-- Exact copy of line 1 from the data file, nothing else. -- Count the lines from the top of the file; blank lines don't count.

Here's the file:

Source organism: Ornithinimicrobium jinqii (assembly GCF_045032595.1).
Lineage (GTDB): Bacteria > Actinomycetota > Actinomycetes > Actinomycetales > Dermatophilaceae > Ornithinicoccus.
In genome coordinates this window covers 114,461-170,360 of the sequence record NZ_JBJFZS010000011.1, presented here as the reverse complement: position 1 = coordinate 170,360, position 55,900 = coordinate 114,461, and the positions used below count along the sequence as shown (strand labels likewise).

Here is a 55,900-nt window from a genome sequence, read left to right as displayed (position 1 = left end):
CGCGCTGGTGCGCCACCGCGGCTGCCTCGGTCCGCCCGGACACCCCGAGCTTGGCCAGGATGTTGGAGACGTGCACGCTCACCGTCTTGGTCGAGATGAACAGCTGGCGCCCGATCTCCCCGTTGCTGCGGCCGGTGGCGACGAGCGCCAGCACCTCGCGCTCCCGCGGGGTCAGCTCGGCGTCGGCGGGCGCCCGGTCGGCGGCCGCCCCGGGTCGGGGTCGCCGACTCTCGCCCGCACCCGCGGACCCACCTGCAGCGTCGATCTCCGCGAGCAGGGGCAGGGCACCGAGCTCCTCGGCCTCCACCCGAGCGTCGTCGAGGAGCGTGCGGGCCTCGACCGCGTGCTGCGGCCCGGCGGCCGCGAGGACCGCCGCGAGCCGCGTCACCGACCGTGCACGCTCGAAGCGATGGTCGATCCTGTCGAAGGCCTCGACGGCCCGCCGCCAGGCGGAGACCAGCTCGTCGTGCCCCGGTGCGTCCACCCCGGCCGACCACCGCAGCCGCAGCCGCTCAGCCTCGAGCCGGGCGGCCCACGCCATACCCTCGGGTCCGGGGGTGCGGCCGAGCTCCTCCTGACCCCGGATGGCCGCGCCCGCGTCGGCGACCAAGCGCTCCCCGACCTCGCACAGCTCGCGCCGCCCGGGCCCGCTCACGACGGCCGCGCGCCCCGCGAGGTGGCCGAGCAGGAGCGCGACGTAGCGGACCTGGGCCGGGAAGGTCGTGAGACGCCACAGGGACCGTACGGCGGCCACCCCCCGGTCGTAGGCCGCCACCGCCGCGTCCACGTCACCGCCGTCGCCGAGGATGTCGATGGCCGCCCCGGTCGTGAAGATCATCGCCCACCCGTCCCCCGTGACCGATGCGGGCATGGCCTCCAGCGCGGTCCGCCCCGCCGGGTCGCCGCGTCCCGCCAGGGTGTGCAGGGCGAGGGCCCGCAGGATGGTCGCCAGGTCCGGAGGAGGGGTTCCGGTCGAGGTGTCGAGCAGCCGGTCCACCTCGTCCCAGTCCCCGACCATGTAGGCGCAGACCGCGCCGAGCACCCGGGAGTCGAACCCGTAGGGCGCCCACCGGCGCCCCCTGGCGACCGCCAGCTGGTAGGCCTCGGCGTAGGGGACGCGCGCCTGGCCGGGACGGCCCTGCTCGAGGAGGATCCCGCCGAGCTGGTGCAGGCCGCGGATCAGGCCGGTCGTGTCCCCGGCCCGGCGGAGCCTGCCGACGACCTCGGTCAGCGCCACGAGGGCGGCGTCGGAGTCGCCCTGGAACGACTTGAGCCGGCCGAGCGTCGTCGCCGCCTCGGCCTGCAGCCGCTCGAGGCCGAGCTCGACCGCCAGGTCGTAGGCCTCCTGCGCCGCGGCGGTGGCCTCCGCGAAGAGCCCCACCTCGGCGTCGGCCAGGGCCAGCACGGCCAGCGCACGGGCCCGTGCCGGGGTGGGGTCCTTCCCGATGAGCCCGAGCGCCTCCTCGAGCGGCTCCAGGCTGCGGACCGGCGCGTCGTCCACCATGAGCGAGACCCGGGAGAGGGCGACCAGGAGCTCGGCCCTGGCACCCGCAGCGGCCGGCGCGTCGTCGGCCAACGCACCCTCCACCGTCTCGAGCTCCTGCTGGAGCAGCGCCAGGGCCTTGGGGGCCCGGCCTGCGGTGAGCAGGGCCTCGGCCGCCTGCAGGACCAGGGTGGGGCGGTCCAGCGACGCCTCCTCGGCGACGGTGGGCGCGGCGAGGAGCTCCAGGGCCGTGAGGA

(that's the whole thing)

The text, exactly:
Source organism: Ornithinimicrobium jinqii (assembly GCF_045032595.1).